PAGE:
Having watched the controversy over the firing of eight U.S. attorneys over the past few weeks, I believe that at an absolute minimum, Attorney General Alberto Gonzales should be removed (assuming George W. Bush refuses -- as he has so far -- to fire him). I also think that the U.S. Senate should continue to investigate the matter to find out what others in the administration knew about the dismissals.
Why is this such a big deal? Doesn't the President have the right to appoint attorneys who will carry out his law-enforcement agenda? Yes, and in fact, when Bush replaced 88 of the 93 U.S. attorneys at the start of his first term, this was not seen as a major event.
The reason the recent firings matter is because the Bush administration and their Republican allies expected these attorneys to wield their power to indict as a political weapon. Senator Pete Dominici (R-NM) called U.S. attorney David Iglesias at home to pressure Iglesias to indict Democrats in Washington state in an effort to influence a tight gubernatorial race, which Iglesias refused to do. Another attorney, Carol Lam, led the federal corruption investigation against former Rep. Duke Cunningham (R-CA). So they were fired. In other words, the Bush administration wants U.S. attorneys who will bring baseless corruption charges against Democrats and who will ignore allegations against Republicans. Using law enforcement in this way is unethical and damaging to democracy.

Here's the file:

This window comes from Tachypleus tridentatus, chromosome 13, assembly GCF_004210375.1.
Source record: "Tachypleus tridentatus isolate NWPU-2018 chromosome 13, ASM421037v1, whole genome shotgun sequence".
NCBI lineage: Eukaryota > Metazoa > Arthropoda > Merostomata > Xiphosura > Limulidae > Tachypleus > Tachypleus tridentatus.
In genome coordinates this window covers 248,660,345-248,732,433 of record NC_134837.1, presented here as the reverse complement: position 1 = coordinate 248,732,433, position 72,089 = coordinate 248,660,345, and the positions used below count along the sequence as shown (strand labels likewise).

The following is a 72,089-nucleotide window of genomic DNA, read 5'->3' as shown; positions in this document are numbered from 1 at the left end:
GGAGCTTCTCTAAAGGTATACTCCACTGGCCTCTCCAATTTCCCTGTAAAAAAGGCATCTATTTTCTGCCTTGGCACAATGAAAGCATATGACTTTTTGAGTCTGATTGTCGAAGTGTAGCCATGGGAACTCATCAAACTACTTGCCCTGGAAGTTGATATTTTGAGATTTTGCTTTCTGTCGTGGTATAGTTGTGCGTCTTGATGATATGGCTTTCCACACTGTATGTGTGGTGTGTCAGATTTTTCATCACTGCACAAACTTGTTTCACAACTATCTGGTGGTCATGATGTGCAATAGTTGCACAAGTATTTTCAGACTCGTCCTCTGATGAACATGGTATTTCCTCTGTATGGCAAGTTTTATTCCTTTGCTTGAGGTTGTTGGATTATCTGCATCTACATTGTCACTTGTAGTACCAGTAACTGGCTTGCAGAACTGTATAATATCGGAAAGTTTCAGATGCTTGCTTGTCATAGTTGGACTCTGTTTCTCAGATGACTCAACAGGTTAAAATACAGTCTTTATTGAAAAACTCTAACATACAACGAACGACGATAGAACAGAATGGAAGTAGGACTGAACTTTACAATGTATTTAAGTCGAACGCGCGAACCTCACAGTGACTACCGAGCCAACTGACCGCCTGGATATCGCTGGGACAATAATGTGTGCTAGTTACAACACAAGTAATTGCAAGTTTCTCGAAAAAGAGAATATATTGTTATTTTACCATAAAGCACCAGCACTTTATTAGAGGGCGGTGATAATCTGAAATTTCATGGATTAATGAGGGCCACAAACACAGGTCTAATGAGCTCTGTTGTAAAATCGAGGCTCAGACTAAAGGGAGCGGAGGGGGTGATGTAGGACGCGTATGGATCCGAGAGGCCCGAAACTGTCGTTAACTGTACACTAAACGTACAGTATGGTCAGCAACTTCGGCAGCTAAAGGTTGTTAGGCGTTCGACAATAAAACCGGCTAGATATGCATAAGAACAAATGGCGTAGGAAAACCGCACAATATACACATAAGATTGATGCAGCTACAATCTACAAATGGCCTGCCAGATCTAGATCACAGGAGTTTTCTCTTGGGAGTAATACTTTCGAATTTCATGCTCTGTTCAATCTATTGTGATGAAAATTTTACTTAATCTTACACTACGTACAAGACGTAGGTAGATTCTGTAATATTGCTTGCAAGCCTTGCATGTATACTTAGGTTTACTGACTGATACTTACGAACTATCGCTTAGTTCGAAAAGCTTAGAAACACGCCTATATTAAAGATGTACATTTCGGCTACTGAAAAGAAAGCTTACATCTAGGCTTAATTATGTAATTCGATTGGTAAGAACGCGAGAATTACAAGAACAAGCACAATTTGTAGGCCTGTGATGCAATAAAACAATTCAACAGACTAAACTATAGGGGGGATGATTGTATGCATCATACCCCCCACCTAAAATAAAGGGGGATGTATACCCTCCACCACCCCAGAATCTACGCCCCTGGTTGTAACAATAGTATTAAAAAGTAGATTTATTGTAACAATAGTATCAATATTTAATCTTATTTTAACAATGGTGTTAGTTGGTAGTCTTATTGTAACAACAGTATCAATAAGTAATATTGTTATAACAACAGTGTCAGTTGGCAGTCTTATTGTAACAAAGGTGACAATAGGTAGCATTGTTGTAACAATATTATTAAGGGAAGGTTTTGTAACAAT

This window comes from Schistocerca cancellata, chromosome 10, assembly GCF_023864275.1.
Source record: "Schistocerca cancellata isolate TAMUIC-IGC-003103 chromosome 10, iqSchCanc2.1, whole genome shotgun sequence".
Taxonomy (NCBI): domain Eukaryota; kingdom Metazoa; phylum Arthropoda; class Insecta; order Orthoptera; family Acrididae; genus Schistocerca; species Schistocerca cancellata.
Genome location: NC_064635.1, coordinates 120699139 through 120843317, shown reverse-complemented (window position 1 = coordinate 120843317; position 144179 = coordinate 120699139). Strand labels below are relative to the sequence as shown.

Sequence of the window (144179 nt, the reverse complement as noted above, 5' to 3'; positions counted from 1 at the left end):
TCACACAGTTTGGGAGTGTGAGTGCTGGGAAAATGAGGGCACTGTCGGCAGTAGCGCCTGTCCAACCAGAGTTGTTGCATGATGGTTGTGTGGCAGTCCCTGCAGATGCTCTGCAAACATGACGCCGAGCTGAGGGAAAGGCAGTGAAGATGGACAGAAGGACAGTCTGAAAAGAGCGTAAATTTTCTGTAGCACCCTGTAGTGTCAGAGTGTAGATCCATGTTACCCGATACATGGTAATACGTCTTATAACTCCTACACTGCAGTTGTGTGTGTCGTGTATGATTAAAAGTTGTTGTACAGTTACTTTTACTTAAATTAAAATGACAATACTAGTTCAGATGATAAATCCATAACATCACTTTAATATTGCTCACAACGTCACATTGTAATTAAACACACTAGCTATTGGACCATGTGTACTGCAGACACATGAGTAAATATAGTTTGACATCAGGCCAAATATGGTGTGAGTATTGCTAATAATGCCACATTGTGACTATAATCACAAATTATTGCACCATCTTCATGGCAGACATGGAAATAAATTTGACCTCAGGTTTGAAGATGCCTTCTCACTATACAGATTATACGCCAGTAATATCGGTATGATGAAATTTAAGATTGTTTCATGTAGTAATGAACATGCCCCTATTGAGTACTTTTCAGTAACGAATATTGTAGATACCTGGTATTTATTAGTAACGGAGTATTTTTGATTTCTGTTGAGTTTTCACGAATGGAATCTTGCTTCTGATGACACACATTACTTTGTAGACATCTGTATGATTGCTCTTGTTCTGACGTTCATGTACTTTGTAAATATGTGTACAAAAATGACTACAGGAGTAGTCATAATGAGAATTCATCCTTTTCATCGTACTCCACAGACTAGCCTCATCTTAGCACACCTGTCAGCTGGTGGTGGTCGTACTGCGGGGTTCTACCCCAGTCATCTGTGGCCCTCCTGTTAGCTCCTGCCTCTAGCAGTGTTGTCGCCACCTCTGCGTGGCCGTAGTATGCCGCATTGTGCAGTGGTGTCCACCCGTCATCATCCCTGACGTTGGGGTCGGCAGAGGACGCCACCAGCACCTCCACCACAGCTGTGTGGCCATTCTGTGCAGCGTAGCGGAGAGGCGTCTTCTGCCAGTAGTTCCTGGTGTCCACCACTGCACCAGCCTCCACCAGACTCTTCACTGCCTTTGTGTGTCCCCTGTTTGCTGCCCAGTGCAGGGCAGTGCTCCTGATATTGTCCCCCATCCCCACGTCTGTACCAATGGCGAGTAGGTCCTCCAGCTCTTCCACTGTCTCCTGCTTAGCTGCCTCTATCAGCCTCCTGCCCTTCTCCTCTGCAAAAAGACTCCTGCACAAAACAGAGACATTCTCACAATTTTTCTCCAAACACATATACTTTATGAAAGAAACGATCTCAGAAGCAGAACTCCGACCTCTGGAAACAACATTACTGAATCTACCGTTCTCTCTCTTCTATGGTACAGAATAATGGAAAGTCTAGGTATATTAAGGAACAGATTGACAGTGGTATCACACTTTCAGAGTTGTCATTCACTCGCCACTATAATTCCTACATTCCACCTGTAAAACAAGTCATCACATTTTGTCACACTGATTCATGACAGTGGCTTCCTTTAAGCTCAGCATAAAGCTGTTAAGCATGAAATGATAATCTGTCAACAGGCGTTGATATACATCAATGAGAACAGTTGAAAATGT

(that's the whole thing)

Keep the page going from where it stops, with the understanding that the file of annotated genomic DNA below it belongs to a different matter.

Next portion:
To make matters worse, Gonzales has repeatedly lied about his role in this matter. First he said that he knew nothing about the firings, reversing this stance only when memos revealing his involvement began to surface. Then he claimed that the firings were performance-related, which was contradicted by the performance evaluations of the eight attorneys. So the only way to get to the bottom of what really happened is to subpoena all the related documents and to have Gonzales testify publicly, under oath. Karl Rove should also be forced to testify, since he too has been implicated in this scandal.
The one positive development in all this is that the Democrats on the Senate Judiciary Committee, especially the committee chair, Patrick Leahy (D-VT), have taken their oversight responsibilities seriously (so far). Using law enforcement for partisan political purposes is a very serious matter, and although I have little confidence that the media will treat the issue seriously, I hope that the Senate will. The handling of this case will be a strong indicator of whether or not Democrats will have the stomach to confront the administration. It's not that this case is unusual for the Bush administration; the difference is that this time, hopefully, the Congress won't rubber-stamp the administration's blatant corruption.